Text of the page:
Allow me to sue sports as a metaphor. Sports flourished in North County. The St. Louis Post-Dispatch used to run a feature on NFL players from the metro area and 90% would have came from the Suburban North Conference. Even today many of the football stars of the West County Catholic schools are poached from NoCo or North City JFL programs. When people talk about St. Louis being a great soccer city they forget the prominent-role NoCo played. Not only did NoCo schools win numerous soccer championships; but you had Twellman Soccer, Scott Gallagher Soccer, the Jamestown Sports Complex, Dellwood Rec, and CYC teams out of Florissant who produced laods of soccer talent. The St. Louis Steamers star Donnie Ebert came from Florissant. I went to middle-school with former MLS player Matt Mckeon.
I come from a wrestling background. From the 1940’s to the turn of the 21st Century the St. Louis Northland was dominant in wrestling. My coach Charlie Sherertz Sr, led dynasties at Northwest (Walnut Park) and McCluer North (Florissant), Ritenour won more state championships than any other school, Hazelwood East and Riverview Gardens both had eras of domination. Hap Whitney, one of the greatest wrestlers the state ever produced and a former Mizzou coach, graduated from Normandy.
North County Rec on Redman Road once boasted some of the best youth hockey teams in the Midwest. North County had a vibrant sports culture. Why? Your guess is as good as mine. I attribute it to the blue-collar union nature of NoCo. Hardworking dads who in an era of prosperity made good money. These were tough blue-collar men who loved sports and naturally wanted to get their kids playing sports. Their parents physically worked hard for a living and the children emulated that.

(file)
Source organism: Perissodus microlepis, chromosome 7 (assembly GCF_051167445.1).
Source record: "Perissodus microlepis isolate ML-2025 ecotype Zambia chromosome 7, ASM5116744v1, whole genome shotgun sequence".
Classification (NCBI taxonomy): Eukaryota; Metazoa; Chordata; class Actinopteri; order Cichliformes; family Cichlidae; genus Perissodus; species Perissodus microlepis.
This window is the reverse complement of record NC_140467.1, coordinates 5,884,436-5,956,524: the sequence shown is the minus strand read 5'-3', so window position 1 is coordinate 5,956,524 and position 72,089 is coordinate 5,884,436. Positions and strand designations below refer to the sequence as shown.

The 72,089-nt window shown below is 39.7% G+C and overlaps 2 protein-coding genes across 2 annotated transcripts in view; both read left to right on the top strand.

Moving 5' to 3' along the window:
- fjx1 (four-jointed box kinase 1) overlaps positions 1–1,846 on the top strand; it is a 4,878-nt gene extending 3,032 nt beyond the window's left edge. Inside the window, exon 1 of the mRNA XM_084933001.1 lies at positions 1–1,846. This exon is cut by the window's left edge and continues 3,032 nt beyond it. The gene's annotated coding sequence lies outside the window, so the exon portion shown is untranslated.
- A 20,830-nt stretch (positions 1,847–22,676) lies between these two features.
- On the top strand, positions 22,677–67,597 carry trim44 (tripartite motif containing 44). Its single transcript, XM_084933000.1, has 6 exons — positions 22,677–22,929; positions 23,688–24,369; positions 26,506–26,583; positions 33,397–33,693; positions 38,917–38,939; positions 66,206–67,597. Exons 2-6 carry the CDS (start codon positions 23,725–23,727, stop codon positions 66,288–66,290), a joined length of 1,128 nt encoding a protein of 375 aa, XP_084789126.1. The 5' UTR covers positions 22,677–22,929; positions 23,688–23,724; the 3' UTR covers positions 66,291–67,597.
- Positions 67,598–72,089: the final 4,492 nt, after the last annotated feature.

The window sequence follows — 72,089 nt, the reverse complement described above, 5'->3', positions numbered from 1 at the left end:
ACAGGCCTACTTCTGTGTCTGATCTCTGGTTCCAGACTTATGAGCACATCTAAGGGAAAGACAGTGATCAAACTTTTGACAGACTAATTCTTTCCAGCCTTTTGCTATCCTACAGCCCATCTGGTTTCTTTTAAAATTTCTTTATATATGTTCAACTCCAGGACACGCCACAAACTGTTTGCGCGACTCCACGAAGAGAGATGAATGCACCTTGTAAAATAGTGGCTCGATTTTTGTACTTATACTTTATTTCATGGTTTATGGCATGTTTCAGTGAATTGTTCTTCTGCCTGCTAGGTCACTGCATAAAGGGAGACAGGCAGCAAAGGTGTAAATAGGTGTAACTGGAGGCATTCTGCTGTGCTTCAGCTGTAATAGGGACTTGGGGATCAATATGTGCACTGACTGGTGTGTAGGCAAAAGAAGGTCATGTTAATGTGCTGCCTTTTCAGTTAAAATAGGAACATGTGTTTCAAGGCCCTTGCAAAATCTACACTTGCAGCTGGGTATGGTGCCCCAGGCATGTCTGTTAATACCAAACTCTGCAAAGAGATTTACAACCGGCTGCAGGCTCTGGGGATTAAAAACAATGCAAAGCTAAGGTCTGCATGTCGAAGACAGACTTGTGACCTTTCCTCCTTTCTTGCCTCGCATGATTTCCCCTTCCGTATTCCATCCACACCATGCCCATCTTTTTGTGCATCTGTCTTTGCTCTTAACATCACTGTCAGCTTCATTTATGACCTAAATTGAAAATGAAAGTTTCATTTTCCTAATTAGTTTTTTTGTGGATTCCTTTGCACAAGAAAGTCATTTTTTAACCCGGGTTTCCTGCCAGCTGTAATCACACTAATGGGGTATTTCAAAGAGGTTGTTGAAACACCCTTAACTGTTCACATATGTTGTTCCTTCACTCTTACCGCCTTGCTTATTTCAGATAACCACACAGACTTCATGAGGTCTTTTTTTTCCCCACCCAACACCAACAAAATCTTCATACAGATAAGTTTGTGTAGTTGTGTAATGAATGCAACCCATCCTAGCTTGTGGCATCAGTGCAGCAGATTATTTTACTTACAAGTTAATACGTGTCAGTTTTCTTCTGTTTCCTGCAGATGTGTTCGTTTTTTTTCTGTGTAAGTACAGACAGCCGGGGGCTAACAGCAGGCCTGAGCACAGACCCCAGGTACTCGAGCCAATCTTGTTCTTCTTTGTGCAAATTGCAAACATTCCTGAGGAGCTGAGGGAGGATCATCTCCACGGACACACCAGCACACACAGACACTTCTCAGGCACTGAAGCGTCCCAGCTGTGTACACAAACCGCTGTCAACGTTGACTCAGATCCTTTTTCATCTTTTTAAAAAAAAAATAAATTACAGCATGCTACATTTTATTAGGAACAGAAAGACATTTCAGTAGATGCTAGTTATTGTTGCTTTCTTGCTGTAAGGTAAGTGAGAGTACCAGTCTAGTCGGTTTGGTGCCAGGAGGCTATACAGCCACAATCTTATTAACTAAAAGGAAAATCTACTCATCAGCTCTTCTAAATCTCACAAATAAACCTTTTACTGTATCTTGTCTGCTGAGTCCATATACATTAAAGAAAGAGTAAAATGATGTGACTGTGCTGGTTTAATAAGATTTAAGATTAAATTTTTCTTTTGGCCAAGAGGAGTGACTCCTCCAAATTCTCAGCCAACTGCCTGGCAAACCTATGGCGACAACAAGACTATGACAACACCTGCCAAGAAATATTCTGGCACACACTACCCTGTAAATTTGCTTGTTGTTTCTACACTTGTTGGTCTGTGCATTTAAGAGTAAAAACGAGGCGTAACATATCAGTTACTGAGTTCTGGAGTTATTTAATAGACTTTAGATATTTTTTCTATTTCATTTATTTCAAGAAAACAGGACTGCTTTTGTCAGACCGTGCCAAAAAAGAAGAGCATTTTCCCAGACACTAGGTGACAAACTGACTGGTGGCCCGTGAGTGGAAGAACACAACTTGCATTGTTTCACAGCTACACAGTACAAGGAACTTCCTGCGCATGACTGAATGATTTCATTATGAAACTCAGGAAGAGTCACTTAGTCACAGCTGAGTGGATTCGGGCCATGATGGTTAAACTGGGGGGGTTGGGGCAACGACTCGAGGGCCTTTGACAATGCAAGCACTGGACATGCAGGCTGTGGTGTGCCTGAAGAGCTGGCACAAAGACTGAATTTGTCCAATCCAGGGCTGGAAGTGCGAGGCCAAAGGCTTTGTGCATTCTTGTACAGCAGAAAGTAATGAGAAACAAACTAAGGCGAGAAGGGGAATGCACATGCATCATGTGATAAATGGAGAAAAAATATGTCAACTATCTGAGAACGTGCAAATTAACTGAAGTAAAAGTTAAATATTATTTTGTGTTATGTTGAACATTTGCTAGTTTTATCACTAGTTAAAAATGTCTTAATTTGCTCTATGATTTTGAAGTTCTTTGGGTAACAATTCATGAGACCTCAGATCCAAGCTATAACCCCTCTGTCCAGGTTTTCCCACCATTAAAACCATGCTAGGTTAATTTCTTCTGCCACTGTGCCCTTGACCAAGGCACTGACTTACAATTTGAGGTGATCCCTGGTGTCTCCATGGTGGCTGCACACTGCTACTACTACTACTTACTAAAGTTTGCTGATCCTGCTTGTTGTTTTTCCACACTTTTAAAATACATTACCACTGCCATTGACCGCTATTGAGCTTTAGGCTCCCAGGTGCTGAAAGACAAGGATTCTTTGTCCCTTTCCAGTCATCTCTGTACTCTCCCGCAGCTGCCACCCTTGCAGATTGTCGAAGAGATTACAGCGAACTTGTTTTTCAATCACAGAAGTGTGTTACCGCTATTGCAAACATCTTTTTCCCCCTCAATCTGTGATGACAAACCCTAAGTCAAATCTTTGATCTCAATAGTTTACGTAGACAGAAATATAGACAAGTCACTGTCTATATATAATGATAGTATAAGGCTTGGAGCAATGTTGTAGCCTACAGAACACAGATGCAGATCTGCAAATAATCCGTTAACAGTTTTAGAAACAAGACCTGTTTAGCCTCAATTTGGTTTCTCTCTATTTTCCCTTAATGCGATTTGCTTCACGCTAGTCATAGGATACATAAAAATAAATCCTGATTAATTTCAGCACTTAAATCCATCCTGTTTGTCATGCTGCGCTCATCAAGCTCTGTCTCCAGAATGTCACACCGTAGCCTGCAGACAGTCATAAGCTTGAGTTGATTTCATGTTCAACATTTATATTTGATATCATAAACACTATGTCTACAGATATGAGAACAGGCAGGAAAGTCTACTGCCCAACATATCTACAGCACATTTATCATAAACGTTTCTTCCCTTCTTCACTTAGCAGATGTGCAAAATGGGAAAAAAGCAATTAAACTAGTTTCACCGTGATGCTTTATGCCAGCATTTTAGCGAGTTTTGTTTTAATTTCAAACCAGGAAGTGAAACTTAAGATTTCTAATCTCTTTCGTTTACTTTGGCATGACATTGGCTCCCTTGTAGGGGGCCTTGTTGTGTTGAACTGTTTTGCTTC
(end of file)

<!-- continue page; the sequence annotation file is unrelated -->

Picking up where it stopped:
So, what is the situation today?
There are still a few decent football programs left in NoCo, but the Suburban North Conference is a shadow of its former self. Twellman and Scott Gallagher Soccer have left NoCo ( as have almost all of the youth teams) and anyone hearing you say NoCo is strong in soccer today would laugh. North County Rec converted its hockey rink into basketball courts. There are no hockey teams left in NoCo. While you have some folks working real hard to revive wrestling in NoCo such as Jeremy Guyton of St. Louis Warrior wrestling, Coach Jake Lapinski at McCluer North, and Coach Conye at Ritenour North County is no longer a wrestling powerhouse. Just like soccer and hockey the families who fueled the sport moved out to St. Charles County taking the coaches with them.
The sports where North County is still strong are basketball and Track and Field.
In St. Louis there is the tendency to sugarcoat when it comes to matters of race. Local journalists like to dance around the subject even while everyone knows in St. Louis 9 times out of 10 race is the real issue.
North County has been defined by race. First by the fact that a big portion of the whites who left North City in the 1950’s and 1960’s were fleeing integration. Outside of the black communities Kinloch and Robertson they moved to nearly all-white suburbs hostile to integration.